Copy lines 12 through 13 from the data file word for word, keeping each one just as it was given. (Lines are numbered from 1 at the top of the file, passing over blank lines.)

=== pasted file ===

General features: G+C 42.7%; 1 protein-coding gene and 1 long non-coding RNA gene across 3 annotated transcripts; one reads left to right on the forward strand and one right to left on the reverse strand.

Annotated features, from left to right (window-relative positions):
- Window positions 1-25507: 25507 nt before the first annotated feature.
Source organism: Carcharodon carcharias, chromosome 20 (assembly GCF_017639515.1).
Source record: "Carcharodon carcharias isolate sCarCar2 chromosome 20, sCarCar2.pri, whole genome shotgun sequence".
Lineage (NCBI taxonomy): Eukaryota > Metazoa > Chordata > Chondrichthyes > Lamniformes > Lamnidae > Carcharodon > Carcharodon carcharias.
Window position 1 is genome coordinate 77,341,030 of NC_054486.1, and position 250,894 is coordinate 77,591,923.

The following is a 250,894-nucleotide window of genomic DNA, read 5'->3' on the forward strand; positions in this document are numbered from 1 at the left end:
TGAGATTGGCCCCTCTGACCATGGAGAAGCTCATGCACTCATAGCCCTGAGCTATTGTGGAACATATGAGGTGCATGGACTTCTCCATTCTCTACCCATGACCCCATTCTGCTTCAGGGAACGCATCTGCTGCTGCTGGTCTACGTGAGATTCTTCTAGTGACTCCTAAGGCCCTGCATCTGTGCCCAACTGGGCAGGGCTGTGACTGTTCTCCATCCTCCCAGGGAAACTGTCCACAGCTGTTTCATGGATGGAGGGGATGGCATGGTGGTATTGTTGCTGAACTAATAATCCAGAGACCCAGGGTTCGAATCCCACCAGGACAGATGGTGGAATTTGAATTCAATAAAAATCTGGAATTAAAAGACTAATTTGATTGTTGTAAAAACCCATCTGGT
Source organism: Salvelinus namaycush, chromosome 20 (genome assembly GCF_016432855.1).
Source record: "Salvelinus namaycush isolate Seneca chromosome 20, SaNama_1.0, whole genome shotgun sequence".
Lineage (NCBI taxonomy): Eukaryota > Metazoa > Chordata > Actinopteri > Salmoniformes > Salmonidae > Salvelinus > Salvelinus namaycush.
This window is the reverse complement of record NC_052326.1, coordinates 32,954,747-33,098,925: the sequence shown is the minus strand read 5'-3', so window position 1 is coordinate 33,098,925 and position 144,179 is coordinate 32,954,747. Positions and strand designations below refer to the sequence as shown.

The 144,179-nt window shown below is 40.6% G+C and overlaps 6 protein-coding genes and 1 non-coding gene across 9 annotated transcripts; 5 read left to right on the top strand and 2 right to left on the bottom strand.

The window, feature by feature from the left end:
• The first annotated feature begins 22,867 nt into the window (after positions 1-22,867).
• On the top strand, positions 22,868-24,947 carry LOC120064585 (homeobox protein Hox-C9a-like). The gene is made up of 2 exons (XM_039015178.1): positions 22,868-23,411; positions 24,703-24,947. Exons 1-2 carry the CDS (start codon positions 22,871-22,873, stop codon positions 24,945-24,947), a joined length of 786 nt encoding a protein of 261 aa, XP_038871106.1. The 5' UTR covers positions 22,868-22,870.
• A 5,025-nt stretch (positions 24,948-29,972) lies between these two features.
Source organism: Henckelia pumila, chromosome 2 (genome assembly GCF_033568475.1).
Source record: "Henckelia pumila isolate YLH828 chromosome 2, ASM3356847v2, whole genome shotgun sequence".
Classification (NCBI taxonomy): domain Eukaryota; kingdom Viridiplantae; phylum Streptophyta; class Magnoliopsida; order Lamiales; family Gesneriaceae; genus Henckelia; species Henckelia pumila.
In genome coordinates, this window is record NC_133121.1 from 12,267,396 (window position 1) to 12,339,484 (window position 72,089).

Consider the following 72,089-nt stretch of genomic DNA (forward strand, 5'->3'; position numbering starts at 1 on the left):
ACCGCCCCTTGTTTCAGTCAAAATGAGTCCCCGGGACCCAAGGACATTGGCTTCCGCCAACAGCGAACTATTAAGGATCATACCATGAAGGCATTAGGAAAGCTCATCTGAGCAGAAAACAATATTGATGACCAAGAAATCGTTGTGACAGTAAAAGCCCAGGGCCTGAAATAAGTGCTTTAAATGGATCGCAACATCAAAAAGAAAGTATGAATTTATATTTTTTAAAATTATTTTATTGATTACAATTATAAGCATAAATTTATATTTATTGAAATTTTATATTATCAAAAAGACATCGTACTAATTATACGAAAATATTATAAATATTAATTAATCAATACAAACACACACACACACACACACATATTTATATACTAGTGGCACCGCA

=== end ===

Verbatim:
Lineage (NCBI taxonomy): Eukaryota > Metazoa > Chordata > Actinopteri > Salmoniformes > Salmonidae > Salvelinus > Salvelinus namaycush.
This window is the reverse complement of record NC_052326.1, coordinates 32,954,747-33,098,925: the sequence shown is the minus strand read 5'-3', so window position 1 is coordinate 33,098,925 and position 144,179 is coordinate 32,954,747. Positions and strand designations below refer to the sequence as shown.